In this issue
Just Be with God
God and Creativity
Quaker Spirituality and Addiction
Poulenc's Oboe Sonata
Bruce Neumann and Mike Green
On Being a Spiritual Nurturer, 2012-2014
On her Retirement
Our Newest Board Member
Yes, after deep searching, we are now on facebook. You can find us at facebook.com/
Come be with God in the silence, at the St. Rapahela Retreat Center in Haverford, PA, Sept. 30-Oct. 3, 2011. Registration open, scholarhips available, early-bird desdline Aug. 31. Register
Nan's New Website
Nan Bowles (Spiritual Nurturer class, 2006-08) celebrates her art at her new website. There you can purchase greeting cards.
Peter at ESR
We hold Peter Laughter (Spiritual Nurturer class, 2009-11) in the Light as he prepares to be a member of a panel on Quakers in Business at Earlham School of the Religion's Seeking the Core of Quaker Leadership conference later this month.
If you have an item you would like considered for the Fall 2011 newsletter, please make your submission to the editor by Oct. 31. Thanks.
Sept. 30 -
A Silent Retreat, at The St.
Raphaela Center, Haverford, PA. Registration open.
Nov. 10 - 13
Spiritual Renewal Weekend, at the Franciscan Spiritual Center, Aston, PA. For past SotS program participants. Registration materials will be mailed in mid-August.
Fall 2011 - Spring 2012
Opportunities to meet and pray with the Spiritual Nurturer core teachers. For those discerning whether to apply for the next class. Dates and locations to be announced in mid-September. Join us on facebook for timely news.
Please note that the appearance of this newsletter will vary according to the settings of your web browser.
Just Be with God
At the end of September, Carolyn Moon (Gwynedd, PYM) and Linda Chidsey (Housatonic, NYYM) will lead a Silent Retreat in the manner of Friends at the St. Raphaela Retreat Center in Haverford, just outside Philadelphia. Their first encounters with listening for God in the silence took place many years ago. Carolyn recalls a conversation with Sonnie Cronk, one of the founding mothers of this ministry. Sonnie's comment to her was, "It is most important in the spiritual life just to be with God." Carolyn continues, "I have found that to be so true. Even though I make it a practice to do this in my daily spiritual practice, I have found that the extended Silent Retreats I have attended in the past seven years have given me time and space to go deep to just be with God, and listen to the stirrings in my soul that emerge. In such a fast-paced society it is an anchor and touchpoint in my ongoing journey."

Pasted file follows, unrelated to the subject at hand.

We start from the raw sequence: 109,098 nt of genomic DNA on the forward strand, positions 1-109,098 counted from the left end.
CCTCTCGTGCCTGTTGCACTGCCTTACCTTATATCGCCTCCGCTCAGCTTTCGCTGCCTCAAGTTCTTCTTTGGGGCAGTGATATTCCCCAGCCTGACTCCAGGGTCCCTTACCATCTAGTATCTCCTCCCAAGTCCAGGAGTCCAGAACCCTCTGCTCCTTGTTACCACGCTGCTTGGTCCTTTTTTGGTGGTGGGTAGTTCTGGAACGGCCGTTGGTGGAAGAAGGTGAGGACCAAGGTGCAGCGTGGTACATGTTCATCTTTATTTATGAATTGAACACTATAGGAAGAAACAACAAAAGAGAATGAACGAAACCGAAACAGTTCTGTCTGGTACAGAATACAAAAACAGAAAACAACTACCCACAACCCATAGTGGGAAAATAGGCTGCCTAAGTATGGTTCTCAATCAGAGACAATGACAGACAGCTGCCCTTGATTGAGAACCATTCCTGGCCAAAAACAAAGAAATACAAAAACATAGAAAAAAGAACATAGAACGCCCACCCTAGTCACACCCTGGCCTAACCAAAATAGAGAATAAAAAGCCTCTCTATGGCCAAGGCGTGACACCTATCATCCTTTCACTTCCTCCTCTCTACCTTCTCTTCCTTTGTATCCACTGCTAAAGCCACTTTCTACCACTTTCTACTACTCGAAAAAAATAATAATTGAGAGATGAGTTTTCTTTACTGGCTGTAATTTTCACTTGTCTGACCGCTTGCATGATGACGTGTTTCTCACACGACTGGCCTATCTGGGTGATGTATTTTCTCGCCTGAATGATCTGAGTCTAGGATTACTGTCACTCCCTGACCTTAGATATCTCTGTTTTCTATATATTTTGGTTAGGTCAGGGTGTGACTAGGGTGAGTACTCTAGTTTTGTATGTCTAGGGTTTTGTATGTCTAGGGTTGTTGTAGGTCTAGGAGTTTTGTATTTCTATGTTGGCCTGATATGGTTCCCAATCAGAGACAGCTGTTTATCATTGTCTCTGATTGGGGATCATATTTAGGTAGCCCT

Linda Chidsey and Carolyn Moon
Linda remembers her first experience with extended silence at a Quaker Studies retreat some 25 years ago. "My re-entry into the 'real world' after that weekend felt like a shock to my nervous system. Surely God did not intend us to live in the midst of such noise and distraction! That week I made a promise that I would continue, periodically, to take times of retirement from the customary pace of life in order to go inward to commune with God and with myself, letting go into the deeper rhythms of life.
"I can say that since that time, I have kept this promise through daily practice, occasional times of retreat, times of study. Sometimes I have been quite regular and disciplined; at other times, more easy-going and almost playful. And sometimes Iíve relied purely upon the grace of God.
"Over time I have come to experience less difference between times apart and everyday life. Iíve come to see that the practice of silence gives rise to an inner stillness and a greater awareness of the Silence out of which a more compassionate and loving life may flow. I continue in that earlier promise and trust in the gifts that come."
Are you moved to experience the silence and practice retirement in your daily life? We invite you to St. Raphaela's, Sept. 30 - Oct. 3. Registration is capped at 25 and there are only a few spots left. Early-bird registration closes on Aug. 31. Significant scholarship assistance is available.
God and Creativity
It is our experience in the Spiritual Nurturer program that when one gives over thine own will to be with God, we can not only listen to God more clearly, we are also more open to being moved by the Inward guide and teacher. This, we find, is a very creative space. Our dancing in that space takes many forms. We are often surprised and find God to be very daring. It is a testament to the trust established in the program that we dare to dance.
Below are three very different examples of dances that emerged during this last Spiritual Nurturer class (2009-11).
The first is a play which was acted out during the final residency. Charley had never written a play before. She now invites you to read it in your own meeting.
The second is a workshop outline which challenges us to look at addiction through our Quaker faith and practice. Rita is open to being invited to offer this workshop at your meeting.